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Tom Gurney BSc (Hons) is an art history expert with over 20 years experience
Published on June 19, 2020 / Updated on October 14, 2023
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Millais's father was a gentleman from an ancient Jersey family, and his mother came from a family of well-to-do saddlers, so Millais grew up in a wealthy household.

He was considered an infant genius and was sent to London in the year 1838. At the age of nine, the Society of Arts awarded him a silver medal; at this time he was attending Sass's Art School.

He was the youngest student ever to be admitted to the Royal Academy Schools which he joined in 1840. In 1843 he won the silver medal for drawing from ancient models. This was followed in 1847 by the award of a gold medal for his painting The Tribe of Benjamin Seizing the Daughters of Shiloh. In 1846 Pizarro Seizing the Inca of Peru became his first work to be shown in a Royal Academy exhibition. The painting is now held by the Victoria and Albert Museum, London.

William Holman Hunt was also studying at the Royal Academy and the two young artists became friends. They were founder members, in 1848 of the Pre-Raphaelite Brotherhood and during 1848 and 1849 Millais was working on his first Pre-Raphaelite painting. This was Isabella, inspired by Keats's poem of the same name. Isabella is in love with a household servant but her brothers decide to murder him. She finds his body, removes the head and hides it in a pot of basil. However the painting shows a scene before her lover is murdered, when he is waiting at table. The painting is full of symbolism – for example, her lover is handing her a blood orange which is sliced as a symbol of the neck of a person who has been decapitated.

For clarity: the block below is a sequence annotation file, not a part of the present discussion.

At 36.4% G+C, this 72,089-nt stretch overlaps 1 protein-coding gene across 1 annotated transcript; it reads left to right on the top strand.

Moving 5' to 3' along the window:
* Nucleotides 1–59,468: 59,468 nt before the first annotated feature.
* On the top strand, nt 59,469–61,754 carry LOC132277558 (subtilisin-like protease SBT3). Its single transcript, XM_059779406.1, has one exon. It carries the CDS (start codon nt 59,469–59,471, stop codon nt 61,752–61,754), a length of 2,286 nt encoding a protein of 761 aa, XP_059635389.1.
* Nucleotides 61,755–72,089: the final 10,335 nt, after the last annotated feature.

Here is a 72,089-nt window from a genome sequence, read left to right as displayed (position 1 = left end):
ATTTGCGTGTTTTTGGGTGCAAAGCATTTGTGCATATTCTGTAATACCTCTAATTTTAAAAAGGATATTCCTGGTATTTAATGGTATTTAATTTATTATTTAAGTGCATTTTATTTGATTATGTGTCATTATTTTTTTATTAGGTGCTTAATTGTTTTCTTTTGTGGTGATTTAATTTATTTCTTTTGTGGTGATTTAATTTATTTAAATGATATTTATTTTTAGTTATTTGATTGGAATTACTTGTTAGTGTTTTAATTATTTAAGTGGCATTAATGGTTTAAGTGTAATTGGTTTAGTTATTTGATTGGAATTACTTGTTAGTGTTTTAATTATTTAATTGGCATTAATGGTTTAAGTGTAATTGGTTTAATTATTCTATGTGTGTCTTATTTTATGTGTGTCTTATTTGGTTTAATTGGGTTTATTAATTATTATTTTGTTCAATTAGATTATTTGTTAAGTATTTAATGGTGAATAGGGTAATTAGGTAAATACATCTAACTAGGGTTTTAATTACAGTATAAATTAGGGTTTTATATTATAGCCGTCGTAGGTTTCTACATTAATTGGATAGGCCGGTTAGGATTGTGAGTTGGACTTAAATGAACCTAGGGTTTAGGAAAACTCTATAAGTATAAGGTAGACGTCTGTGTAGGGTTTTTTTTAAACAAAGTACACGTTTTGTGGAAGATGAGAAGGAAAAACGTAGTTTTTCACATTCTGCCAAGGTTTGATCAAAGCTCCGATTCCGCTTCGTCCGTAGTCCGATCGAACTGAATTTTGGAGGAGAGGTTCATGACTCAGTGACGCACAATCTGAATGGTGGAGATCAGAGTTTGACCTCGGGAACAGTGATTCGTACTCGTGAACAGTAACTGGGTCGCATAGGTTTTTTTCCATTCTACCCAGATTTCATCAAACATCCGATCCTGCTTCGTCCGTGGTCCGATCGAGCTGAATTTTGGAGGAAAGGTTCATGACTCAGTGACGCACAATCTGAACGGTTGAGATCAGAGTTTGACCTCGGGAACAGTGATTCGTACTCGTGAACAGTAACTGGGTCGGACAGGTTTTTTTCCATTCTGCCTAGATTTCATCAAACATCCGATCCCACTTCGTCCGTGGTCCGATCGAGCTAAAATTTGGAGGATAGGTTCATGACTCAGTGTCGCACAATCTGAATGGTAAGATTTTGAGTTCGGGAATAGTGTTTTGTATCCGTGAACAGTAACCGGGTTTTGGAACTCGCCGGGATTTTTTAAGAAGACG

The painting draws on techniques of mediaeval art, which greatly influenced the Pre-Raphaelites. The perspective has much in common with mediaeval painting, as do the formal poses of the figures. In 1850 Millais showed his first fully realised religious painting at the Royal Academy exhibition. It is known as Christ in The House of His Parents (The Carpenter’s Shop). As previously, he used a great deal of symbolism but this time the symbolism was specifically Christian. The nails and wood in the picture remind us of the crucifixion and the young Christ has cut his hand on a nail. The Pre-Raphaelites were committed to being true to nature; Millais faithfully reproduced all the details of the scene by studying a London carpenter's shop.

In 1851 to 1852, Millais painted one of his most famous paintings – Ophelia which depicts the drowning of Ophelia in Shakespeare's Hamlet. He was frequently inspired by works of literature and Tennyson's poem Mariana provided the subject of another of his best-loved works. In 1855, Millais married Ruskin's previous wife, Effie Chalmers and they moved to Perth. His next major painting was Autumn Leaves, finished in 1856. But for a painter, the real marketplace was London and the couple moved back there in 1861. One of his most beautiful paintings of a young woman, was Stella (1868). His ability to capture the spirit of the subject led to a successful portrait painting practice and he painted many of the major figures of the day such as Tennyson, Disraeli, Gladstone and Carlyle.

At the same time, he produced some of the iconic Victorian images such as Bubbles, showing an angelic young boy looking up as a soap bubble, famously acquired by the Pears soap company and used in advertising, to the disapproval of the artist. Millais became a full member of the Royal Academy in 1853 and great public success continued as he became a baronet in 1885 and in 1896 achieved crowning professional success when he was elected president of the Royal Academy. He died soon after this and is buried in London, in St Paul's Cathedral.